Miller v. Nery

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Justia Opinion Summary

The Supreme Judicial Court affirmed the judgment of the district court modifying a divorce judgment to confer sole parental rights and responsibilities on Mother and impose conditions on Father’s contact with the parties’ four children. The court held (1) the district court did not misinterpret or misapply Me. Rev. Stat. 19-A, 1653(3) in prioritizing the children’s safety and well-being when determining the children’s best interests; and (2) the district court acted within its discretion in ordering Father to undergo sobriety testing before and during all visits with the children and to have a psychological evaluation and begin any recommended treatment before the children resume overnight visits in his home.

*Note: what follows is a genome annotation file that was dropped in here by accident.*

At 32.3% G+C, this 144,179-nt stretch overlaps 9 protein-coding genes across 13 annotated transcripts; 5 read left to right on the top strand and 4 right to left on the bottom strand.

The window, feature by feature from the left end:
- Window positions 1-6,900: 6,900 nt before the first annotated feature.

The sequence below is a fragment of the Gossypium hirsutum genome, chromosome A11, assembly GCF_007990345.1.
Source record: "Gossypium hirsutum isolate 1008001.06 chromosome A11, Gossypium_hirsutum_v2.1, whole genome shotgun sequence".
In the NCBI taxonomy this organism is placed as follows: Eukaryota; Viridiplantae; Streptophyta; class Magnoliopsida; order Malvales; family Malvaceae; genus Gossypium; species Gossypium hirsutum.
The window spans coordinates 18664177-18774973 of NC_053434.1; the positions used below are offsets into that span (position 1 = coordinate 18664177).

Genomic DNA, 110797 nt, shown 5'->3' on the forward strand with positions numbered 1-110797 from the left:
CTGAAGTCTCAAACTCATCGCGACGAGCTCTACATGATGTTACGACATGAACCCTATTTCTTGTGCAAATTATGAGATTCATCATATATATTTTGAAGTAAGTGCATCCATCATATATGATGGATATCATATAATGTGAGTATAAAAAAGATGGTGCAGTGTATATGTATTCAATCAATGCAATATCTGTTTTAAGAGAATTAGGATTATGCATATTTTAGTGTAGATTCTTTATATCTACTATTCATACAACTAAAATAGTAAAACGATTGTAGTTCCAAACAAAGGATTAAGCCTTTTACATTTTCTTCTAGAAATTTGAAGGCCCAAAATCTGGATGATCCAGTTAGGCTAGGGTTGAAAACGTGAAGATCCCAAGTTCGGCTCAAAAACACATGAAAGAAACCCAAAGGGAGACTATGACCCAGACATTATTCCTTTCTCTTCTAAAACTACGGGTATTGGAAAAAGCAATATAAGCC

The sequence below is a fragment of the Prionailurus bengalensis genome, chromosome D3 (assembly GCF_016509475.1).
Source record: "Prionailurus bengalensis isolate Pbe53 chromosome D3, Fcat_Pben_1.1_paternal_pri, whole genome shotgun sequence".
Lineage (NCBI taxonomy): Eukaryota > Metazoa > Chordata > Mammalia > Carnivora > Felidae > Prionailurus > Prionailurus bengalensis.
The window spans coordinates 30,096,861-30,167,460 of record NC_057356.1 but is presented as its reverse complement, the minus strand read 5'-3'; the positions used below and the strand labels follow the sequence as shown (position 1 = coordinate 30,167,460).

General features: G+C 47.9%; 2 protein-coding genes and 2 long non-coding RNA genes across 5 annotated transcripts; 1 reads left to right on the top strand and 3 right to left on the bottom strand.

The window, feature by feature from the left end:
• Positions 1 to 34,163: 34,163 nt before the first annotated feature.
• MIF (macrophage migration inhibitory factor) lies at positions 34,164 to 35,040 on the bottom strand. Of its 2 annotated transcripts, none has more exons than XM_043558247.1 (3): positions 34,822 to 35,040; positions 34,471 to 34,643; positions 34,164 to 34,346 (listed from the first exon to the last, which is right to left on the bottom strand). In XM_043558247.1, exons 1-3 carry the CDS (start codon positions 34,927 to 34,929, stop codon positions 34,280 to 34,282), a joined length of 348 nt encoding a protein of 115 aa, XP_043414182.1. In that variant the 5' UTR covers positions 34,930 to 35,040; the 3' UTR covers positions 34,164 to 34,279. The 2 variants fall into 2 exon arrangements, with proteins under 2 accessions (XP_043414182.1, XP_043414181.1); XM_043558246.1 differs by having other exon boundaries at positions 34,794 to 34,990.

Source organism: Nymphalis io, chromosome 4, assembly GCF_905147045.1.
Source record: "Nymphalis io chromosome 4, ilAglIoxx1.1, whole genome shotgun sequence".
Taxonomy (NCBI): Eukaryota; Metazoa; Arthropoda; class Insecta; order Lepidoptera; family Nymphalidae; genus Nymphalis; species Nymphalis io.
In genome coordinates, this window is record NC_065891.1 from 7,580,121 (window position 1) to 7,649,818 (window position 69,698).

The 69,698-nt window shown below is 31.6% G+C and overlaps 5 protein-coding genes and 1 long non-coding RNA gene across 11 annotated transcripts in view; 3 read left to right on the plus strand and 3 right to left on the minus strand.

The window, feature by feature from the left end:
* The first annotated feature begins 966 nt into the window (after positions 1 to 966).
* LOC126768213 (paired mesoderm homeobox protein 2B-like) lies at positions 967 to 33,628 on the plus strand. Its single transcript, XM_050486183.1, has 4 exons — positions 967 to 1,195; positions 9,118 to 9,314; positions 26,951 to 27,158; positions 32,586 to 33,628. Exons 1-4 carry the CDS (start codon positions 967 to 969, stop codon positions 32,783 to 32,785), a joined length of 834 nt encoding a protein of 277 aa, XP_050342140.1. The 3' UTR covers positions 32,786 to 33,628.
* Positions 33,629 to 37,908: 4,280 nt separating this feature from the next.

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MAINE SUPREME JUDICIAL COURT Reporter of Decisions Decision: 2017 ME 216 Docket: Lin-17-227 Submitted On Briefs: October 24, 2017 Decided: November 14, 2017 Panel: SAUFLEY, C.J., and MEAD, GORMAN, JABAR, and HUMPHREY, JJ. BRIDGET K. MILLER v. DAVID W. NERY PER CURIAM [¶1] David W. Nery appeals from a judgment of the District Court (Wiscasset, Raimondi, J.) modifying a divorce judgment to confer sole parental rights and responsibilities on Bridget K. Miller and impose conditions on Nery’s contact with the parties’ four children. Nery argues (1) that the court misinterpreted or misapplied the statute governing the determination of the children’s best interests, and (2) that it abused its discretion in ordering Nery to undergo sobriety testing before and during all visits with the children, and to have a psychological evaluation and begin any recommended treatment before overnight visits may be resumed. We affirm the judgment. 2 I. BACKGROUND [¶2] Nery and Miller were married in 1997, had their four children between 2003 and 2010, and were divorced in November 2014 through a judgment entered by the District Court. As subsequently amended, the judgment provided for shared primary residence and parental rights and responsibilities, required counseling for the parties’ youngest son, and, with the agreement of the parties, ordered that a referee would be appointed to resolve parenting disputes. [¶3] In December 2016, Miller moved to modify and enforce the judgment and for contempt on the grounds that the children’s medical needs were not being attended to adequately at Nery’s home, that Nery had been drinking alcohol to excess and arguing loudly with his current wife in the children’s presence, and that Nery had failed to execute necessary releases for the parties’ youngest child to attend counseling and obtain treatment as required by the divorce judgment. Nery moved to modify the divorce judgment on the ground that Miller had been unwilling to co-parent. [¶4] The court held a hearing on the motions in February and April 2017. The court found, with evidentiary support, that Nery engaged in a pattern of behavior that undermined his youngest son’s medical treatment, 3 including by denying the existence of the child’s increasingly serious health problem; refusing to administer medications; acting in conflict with Miller to such an extent that one doctor refused to meet with the parents unless a third person was present; and asking repetitive questions of the child’s counselor, who felt badgered by Nery’s questions and refused to treat the child. [¶5] Nery similarly attempted to have his other children removed from medications. He denied his oldest child’s need for an asthma inhaler and sent the child on an overnight field trip without it. He also denied that his youngest daughter has asthma or needs an inhaler. He made unreasonable demands of the children’s pediatrician’s office, including a request that his children be removed from all medications, and he accused the doctor of drugging his children. When Miller brought the medical issues to the referee’s attention, the referee instructed the parents to follow the doctors’ advice. The court found that Nery’s behavior with medical and psychological professionals was not in the children’s best interests. [¶6] The court further found that the children have been exposed to arguing and fighting between Nery and his current wife, including during times when the parties’ oldest son believes that Nery was not sober. That son 4 worries about Nery because Nery often smells of alcohol and has driven with the children in the car at times when he did not seem sober. [¶7] The court granted both Miller’s motion to modify and her motion for contempt.1 It modified the divorce judgment to, among other things, grant Miller sole parental rights and responsibilities,2 provide Nery a schedule of contact with the children, require Nery to enroll and participate in Level 1 Soberlink services six hours before scheduled contact and at least every four hours during his contact with the children,3 and condition Nery’s overnight contact with the children on the following: • Completion of a substance abuse evaluation that includes input from Miller; • Completion of a psychological evaluation focused on Nery’s parenting capacity and co-parenting skills; • Engagement in recommended treatment regarding any identified issues; and • The filing of an affidavit with the court establishing successful completion of these requirements. 1 The judgment on the motion for contempt is not on appeal. 2 The court specifically found, “Shared parental rights is not workable with this family.” 3 On the first day of the hearing, in February 2017, Nery agreed to engage in Level 2 Soberlink testing, which called for testing every day at regular intervals, but he later denied that he had given his consent, and he had not initiated testing by the time of the April hearing dates. 5 [¶8] Nery timely appealed. See 14 M.R.S. § 1901 (2016); 19-A M.R.S. § 104 (2016); M.R. App. P. 2 (Tower 2016).4 II. DISCUSSION [¶9] The court did not misinterpret or misapply 19-A M.R.S. § 1653(3) (2016) in prioritizing the children’s safety and well-being when determining their best interests. See id.; Curtis v. Medeiros, 2016 ME 180, ¶ 14, 152 A.3d 605 (citing In re Jacob C., 2009 ME 10, ¶ 9, 965 A.2d 47). In a detailed and thoughtful judgment, the court explained that Nery’s behavior presented a heightened concern “with respect to the basic care and safety of the children”—a concern that must take priority in determining child residence and rights of contact. See 19-A M.R.S. § 1653(3) (“In making decisions regarding the child’s residence and parent-child contact, the court shall consider as primary the safety and well-being of the child.”). [¶10] As the court found, Nery at times “repeats his points multiple times, appearing to be entirely deaf to anything anyone has to say to the contrary”; his “behavior with medical and psychological professionals who are trying to assist his children has been unreasonable, irrational, confrontational, and sometimes downright harassing”; he “denies the existence of his 4 This appeal was commenced before September 1, 2017, and therefore the restyled Maine Rules of Appellate Procedure do not apply. See M.R. App. P. 1 (restyled Rules). 6 children’s medical issues”; and whatever the cause of his “complete inability to co-parent,” the issue “must be addressed before overnight visitation can be restored.” The court found, with support in the evidentiary record, that “[a]t one time or another, [Nery] has been unwilling to cooperate with Ms. Miller as a co-parent in almost every child related area: medical, educational, extracurricular activities, daycare, uninsured medical expenses and child support.” [¶11] The cause of Nery’s unreasonable, uncooperative, and often odd behavior is not known, and the court found that it was “not in the position to diagnose the nature of the problem.” In these circumstances, the court acted well within its discretion in ordering Nery’s sobriety testing before and during any visits to ensure the children’s safety, see Pearson v. Ellis-Gross, 2015 ME 118, ¶ 4, 123 A.3d 223, and in requiring that, before the children resume overnight visits in Nery’s home, he undergo substance abuse and psychological evaluations and follow any recommended treatment to modify his pattern of behavior that is demonstrably harming the children, see Vibert v. Dimoulas, 2017 ME 62, ¶¶ 18-19, 159 A.3d 325. The entry is: Judgment affirmed. 7 Jennifer A. Davis, Esq., Law Office of Jennifer A. Davis, Topsham, for appellant David W. Nery Justin W. Andrus, Esq., Andrus Law, LLC, Brunswick, for appellee Bridget K. Miller Wiscasset District Court docket number FM-2013-89 FOR CLERK REFERENCE ONLY